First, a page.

Canada’s federal police service is investigating after anti-racism demonstrators were attacked before a planned rally in Red Deer, Alberta.
The Sunday rally, organized by Rural Alberta Against Racism, intended to spark conversations about racism in the province. But counter-protesters stormed organizers before it began, with one throwing a punch that was caught on video.
“As we were setting up, we heard a bunch of blaring noise and honking and screaming, and we looked up and saw a convoy of vehicles coming into the parking lot,” said Kisha Daniels, co-founder of the Black and Indigenous Alliance, who was scheduled to speak at the event.
Counter-protesters left the vehicles, came toward rally security, and “decided to use violence” against them, Daniels said.
Videos posted by CityTV show demonstrators backing away from counter-protesters amid shouting matches. One counter-protester, wearing a sleeveless shirt and a white hat, sucker-punched a man in the face, and a man in a blue T-shirt shoved a retreating demonstrator.
Daniels said demonstrators went to RCMP the next morning to press charges but officers refused, saying aggression was coming from “both sides.”
RCMP Supt. Gerald Grobmeier said Tuesday the punch caught in the CityTV video happened before they arrived, and that they spoke with the victim and de-escalated the situation. He said police saw the video of a male “allegedly” assaulting another after the fact and are now investigating to determine whether charges will be laid.
“The RCMP always respects citizens’ rights to peaceful demonstration. However, we share the community’s concerns and are extremely disturbed by the behaviour depicted in the video,” he said.
Grobmeier said police were aware of plans for the rally and counter-protest before it happened, but arrived late after it changed locations.
Some rally participants held spray-painted signs saying “Peace, unity” and “Love will win,” while counter-protesters, some wearing yellow vests, carried signs saying “Free speech,” “All lives matter,” and “Support the police.”
Demonstrators continued to shout “Black Lives Matter” as they were berated through megaphones with shouts of “Antifa go home.”
“We cannot allow people like these white supremacist groups to silence us,” said Daniels. “That has been their narrative for 500 years and frankly I am tired of that narrative and I’m tired of having my kids go through that narrative.”
Daniels helped organize several peaceful demonstrations across central Alberta over the summer.
Earlier this month at a Ponoka rally, a demonstrator was struck by a driver in a hit-and-run that is being investigated by police. When anti-racist demonstrators held a news conference to talk about the hit-and-run, counter-protesters interrupted with shouting.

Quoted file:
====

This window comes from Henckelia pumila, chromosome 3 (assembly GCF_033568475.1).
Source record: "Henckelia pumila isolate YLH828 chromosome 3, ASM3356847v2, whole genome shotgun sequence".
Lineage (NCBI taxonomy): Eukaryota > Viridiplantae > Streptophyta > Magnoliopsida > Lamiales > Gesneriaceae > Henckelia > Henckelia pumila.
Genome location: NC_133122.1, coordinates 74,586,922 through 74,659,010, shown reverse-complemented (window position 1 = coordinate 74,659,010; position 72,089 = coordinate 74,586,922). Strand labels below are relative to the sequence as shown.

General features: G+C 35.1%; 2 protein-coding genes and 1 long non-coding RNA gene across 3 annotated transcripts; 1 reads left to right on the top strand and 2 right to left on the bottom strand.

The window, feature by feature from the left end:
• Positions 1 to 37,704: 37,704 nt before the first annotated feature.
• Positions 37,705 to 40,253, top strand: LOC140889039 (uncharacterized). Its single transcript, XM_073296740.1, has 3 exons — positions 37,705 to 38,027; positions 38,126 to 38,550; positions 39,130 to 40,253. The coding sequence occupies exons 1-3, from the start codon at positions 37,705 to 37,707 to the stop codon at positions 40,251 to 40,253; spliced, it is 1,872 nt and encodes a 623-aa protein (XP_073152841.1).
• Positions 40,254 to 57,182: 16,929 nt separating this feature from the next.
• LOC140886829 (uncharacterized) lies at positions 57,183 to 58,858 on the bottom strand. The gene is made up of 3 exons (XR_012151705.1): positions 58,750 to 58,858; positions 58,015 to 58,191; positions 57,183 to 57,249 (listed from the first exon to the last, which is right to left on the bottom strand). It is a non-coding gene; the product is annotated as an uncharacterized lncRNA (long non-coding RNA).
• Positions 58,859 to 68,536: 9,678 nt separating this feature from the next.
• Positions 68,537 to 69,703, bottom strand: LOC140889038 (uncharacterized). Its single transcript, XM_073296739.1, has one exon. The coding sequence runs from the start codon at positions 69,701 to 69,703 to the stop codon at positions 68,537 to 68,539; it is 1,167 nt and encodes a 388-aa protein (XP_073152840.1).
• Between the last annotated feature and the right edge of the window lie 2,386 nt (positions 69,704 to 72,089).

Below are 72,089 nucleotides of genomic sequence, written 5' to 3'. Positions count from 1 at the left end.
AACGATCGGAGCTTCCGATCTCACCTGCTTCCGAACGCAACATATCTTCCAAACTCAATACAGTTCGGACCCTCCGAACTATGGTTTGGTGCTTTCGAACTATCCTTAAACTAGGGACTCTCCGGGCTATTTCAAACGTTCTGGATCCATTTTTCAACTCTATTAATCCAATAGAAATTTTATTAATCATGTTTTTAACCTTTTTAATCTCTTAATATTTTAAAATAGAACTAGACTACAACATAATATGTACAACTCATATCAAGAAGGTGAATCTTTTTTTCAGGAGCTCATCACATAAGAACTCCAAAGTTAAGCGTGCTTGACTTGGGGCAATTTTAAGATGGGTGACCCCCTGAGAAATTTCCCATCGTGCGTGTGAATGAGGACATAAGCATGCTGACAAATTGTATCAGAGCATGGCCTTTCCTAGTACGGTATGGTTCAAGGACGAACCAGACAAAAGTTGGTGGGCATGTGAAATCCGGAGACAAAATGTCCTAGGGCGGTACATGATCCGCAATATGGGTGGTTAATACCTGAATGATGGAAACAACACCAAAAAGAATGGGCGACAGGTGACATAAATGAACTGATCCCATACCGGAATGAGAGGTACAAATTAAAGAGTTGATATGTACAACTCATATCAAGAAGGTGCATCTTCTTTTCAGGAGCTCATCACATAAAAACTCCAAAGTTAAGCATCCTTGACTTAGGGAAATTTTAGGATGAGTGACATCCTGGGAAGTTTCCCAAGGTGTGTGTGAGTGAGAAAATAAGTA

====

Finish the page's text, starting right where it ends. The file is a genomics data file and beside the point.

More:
After Sunday’s violence, Daniels said organizers of future events will have to beef up security and stop advertising their events online. She said herself and others have received threats of violence, death, and rape from people who oppose their message.
“It’s very difficult, it’s very hard, it’s emotionally taxing. But all that says to myself and the people I work with is that Alberta absolutely needs to be able to have these anti-racism conversations,” she said.
Days before the rally, Pat King, one of the counter protesters, posted a video on Facebook of a protester being chased, knocked down and slapped, and said, “This is what is going to happen, very soon … That’s patriots kicking Antifa out of their towns.”
King told VICE News the post was not meant as a provocation of violence.
“That wasn’t a threat of violence at all, not one bit,” he said. “What it showed you was communities standing up against rioters and thugs that are definitely aligned and have been called domestic terrorists under the brand name Antifa.”.
King told VICE News he came to the rally to confront demonstrators about threats he said he has also received.
King vehemently denied being racist but has posted videos spreading racist conspiracy theories. In 2019, he posted a Twitter rant propagating the myth of “depopulation of the Caucasian race,” in which he says Anglo-Saxons have the “strongest bloodlines.”
He views the demonstrators as outsiders attacking his community, although Daniels said most of those scheduled to speak at the rally were from Red Deer. Organizers were also raising money for the city’s homeless.
Alberta officials have condemned the violence in vague terms.
At a press conference to announce the RCMP investigation, Alberta Justice Minister Kaycee Madu said, “Alberta is a tolerant, open society where we respect our neighbours even if we strongly disagree. I am confident that Albertans overwhelmingly reject the behaviour seen this past Sunday.”
Premier Jason Kenney, who strongly condemned the pulling down of a statue of John A. Macdonald in Montreal three weeks ago, urged Albertans on Twitter to wait for the results of the RCMP investigation, adding that he denounces “any instance of racism, bigotry, or intolerance.”
Racism was in the spotlight last week in Alberta, after Black artist Jae Sterling said he and his team of mostly racialized people experienced an “onslaught of racism” while painting a Black Lives Matter mural in Calgary.
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